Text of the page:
One way of posing the question of who “we” are in these times of war is by asking whose lives are considered valuable, whose lives are mourned, and whose lives are considered ungrievable. We might think of war as dividing populations into those who are grievable and those who are not. An ungrievable life is one that cannot be mourned because it has never lived, that is, it has never counted as a life at all. We can see the division of the globe into grievable and ungrievable lives from the perspective of those who wage war in order to defend the lives of certain communities, and to defend them against the lives of others—even if it means taking those latter lives.
After the attacks of 9/11, we encountered in the media graphic pictures of those who died, along with their names, their stories, the reactions of their families. Public grieving was dedicated to making these images iconic for the nation, which meant of course that there was considerably less public grieving for non-US nationals, and none at all for illegal workers.
The differential distribution of public grieving is a political issue of enormous significance. It has been since at least the time of Antigone, when she chose openly to mourn the death of one of her brothers even though it went against the sovereign law to do so. Why is it that governments so often seek to regulate and control who will be publicly grievable and who will not?
In the initial years of the AIDS crisis in the US, the public vigils, and the Names Project broke through the public shame associated with dying from AIDS, a shame associated sometimes with homosexuality, and especially anal sex, and sometimes with drugs and promiscuity. It meant something to state and show the name, to put together some remnants of a life, to publicly display and avow the loss. What would happen if those killed in the current wars were to be grieved in just such an open way? Why is it that we are not given the names of all the war dead, including those the US has killed, of whom we will never have the image, the name, the story, never a testimonial shard of their life, something to see, to touch, to know? Although it is not possible to singularize every life destroyed in war, there are surely ways to register the populations injured and destroyed without fully assimilating to the iconic function of the image.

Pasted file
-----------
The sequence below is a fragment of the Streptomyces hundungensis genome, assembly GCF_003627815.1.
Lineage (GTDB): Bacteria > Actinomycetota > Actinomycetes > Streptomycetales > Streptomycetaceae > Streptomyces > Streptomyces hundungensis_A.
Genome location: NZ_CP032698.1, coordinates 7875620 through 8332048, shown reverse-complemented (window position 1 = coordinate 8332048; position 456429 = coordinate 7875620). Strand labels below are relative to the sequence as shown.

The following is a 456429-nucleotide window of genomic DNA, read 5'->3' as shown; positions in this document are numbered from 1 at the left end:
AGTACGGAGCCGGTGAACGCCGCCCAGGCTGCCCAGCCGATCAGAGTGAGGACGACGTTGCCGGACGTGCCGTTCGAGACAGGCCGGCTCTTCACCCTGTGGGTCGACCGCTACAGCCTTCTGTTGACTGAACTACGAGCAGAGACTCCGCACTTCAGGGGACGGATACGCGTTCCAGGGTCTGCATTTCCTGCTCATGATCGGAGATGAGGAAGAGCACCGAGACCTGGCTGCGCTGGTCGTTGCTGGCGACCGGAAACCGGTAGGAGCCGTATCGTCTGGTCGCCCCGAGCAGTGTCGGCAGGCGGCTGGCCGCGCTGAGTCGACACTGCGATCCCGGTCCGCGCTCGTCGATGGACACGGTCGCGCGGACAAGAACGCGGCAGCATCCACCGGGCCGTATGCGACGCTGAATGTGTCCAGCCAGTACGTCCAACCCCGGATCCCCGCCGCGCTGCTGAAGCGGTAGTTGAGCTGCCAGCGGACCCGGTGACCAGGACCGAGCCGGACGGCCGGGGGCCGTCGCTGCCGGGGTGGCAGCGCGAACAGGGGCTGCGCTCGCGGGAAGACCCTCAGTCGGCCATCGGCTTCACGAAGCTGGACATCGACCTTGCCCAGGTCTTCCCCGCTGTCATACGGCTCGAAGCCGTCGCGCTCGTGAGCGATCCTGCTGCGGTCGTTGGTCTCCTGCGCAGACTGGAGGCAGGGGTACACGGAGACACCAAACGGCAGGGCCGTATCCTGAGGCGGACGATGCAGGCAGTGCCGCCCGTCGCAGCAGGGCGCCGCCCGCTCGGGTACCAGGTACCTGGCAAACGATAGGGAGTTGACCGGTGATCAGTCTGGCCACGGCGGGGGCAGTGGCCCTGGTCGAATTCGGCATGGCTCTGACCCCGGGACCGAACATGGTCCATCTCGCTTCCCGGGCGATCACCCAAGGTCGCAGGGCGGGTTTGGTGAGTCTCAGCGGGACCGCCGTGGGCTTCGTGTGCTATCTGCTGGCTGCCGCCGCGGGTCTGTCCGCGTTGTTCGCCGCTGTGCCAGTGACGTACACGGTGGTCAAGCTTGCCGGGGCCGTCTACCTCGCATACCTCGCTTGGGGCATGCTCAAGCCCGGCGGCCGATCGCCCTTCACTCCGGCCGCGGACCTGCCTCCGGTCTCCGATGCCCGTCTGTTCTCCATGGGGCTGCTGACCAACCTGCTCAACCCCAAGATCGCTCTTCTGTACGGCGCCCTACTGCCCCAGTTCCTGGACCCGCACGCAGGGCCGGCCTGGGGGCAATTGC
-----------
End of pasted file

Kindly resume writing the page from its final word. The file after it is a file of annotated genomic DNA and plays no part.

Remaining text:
Open grieving is bound up with outrage, and outrage in the face of injustice or indeed of unbearable loss has enormous political potential. It is, after all, one of the reasons Plato wanted to ban the poets from the Republic. He thought that if the citizens went too often to watch tragedy, they would weep over the losses they saw, and that such open and public mourning, in disrupting the order and hierarchy of the soul, would disrupt the order and hierarchy of political authority as well.
Whether we are speaking about open grief or outrage, we are talking about affective responses that are highly regulated by regimes of power and sometimes subject to explicit censorship. In the contemporary wars in which the US is directly engaged, those in Iraq and Afghanistan, we can see how affect is regulated to support both the war effort and, more specifically, nationalist belonging. When the photos of Abu Ghraib were first released in the US, conservative television pundits argued that it would be un- American to show them.